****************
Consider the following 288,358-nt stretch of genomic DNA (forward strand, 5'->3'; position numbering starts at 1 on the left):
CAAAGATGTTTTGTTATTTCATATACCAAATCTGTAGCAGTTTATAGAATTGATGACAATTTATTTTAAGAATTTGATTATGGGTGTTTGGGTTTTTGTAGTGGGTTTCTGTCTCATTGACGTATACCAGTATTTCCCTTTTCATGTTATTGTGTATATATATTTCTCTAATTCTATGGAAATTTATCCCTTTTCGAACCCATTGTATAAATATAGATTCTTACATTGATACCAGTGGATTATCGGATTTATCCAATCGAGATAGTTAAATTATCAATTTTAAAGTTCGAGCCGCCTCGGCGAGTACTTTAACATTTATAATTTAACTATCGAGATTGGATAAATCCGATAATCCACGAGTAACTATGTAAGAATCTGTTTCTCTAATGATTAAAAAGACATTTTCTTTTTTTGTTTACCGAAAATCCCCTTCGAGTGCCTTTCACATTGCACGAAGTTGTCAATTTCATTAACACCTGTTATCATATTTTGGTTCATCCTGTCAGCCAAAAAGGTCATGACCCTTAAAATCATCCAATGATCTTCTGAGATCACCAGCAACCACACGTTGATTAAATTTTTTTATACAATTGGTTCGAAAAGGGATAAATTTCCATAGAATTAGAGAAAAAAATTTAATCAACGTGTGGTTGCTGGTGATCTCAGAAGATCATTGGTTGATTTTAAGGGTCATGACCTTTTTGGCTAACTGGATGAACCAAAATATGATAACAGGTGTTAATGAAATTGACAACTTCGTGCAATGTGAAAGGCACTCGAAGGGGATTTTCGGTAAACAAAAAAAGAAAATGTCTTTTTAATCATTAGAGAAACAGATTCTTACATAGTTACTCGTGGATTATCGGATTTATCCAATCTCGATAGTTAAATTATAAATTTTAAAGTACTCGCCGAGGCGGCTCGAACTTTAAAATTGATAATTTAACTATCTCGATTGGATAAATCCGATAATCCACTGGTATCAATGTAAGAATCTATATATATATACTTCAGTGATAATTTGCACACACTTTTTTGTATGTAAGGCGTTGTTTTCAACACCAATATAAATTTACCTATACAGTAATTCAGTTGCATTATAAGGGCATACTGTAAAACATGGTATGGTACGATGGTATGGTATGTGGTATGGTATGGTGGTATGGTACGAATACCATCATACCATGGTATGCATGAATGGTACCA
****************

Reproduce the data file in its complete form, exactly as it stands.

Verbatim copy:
Consider the following 288,358-nt stretch of genomic DNA (forward strand, 5'->3'; position numbering starts at 1 on the left):
CAAAGATGTTTTGTTATTTCATATACCAAATCTGTAGCAGTTTATAGAATTGATGACAATTTATTTTAAGAATTTGATTATGGGTGTTTGGGTTTTTGTAGTGGGTTTCTGTCTCATTGACGTATACCAGTATTTCCCTTTTCATGTTATTGTGTATATATATTTCTCTAATTCTATGGAAATTTATCCCTTTTCGAACCCATTGTATAAATATAGATTCTTACATTGATACCAGTGGATTATCGGATTTATCCAATCGAGATAGTTAAATTATCAATTTTAAAGTTCGAGCCGCCTCGGCGAGTACTTTAACATTTATAATTTAACTATCGAGATTGGATAAATCCGATAATCCACGAGTAACTATGTAAGAATCTGTTTCTCTAATGATTAAAAAGACATTTTCTTTTTTTGTTTACCGAAAATCCCCTTCGAGTGCCTTTCACATTGCACGAAGTTGTCAATTTCATTAACACCTGTTATCATATTTTGGTTCATCCTGTCAGCCAAAAAGGTCATGACCCTTAAAATCATCCAATGATCTTCTGAGATCACCAGCAACCACACGTTGATTAAATTTTTTTATACAATTGGTTCGAAAAGGGATAAATTTCCATAGAATTAGAGAAAAAAATTTAATCAACGTGTGGTTGCTGGTGATCTCAGAAGATCATTGGTTGATTTTAAGGGTCATGACCTTTTTGGCTAACTGGATGAACCAAAATATGATAACAGGTGTTAATGAAATTGACAACTTCGTGCAATGTGAAAGGCACTCGAAGGGGATTTTCGGTAAACAAAAAAAGAAAATGTCTTTTTAATCATTAGAGAAACAGATTCTTACATAGTTACTCGTGGATTATCGGATTTATCCAATCTCGATAGTTAAATTATAAATTTTAAAGTACTCGCCGAGGCGGCTCGAACTTTAAAATTGATAATTTAACTATCTCGATTGGATAAATCCGATAATCCACTGGTATCAATGTAAGAATCTATATATATATACTTCAGTGATAATTTGCACACACTTTTTTGTATGTAAGGCGTTGTTTTCAACACCAATATAAATTTACCTATACAGTAATTCAGTTGCATTATAAGGGCATACTGTAAAACATGGTATGGTACGATGGTATGGTATGTGGTATGGTATGGTGGTATGGTACGAATACCATCATACCATGGTATGCATGAATGGTACCA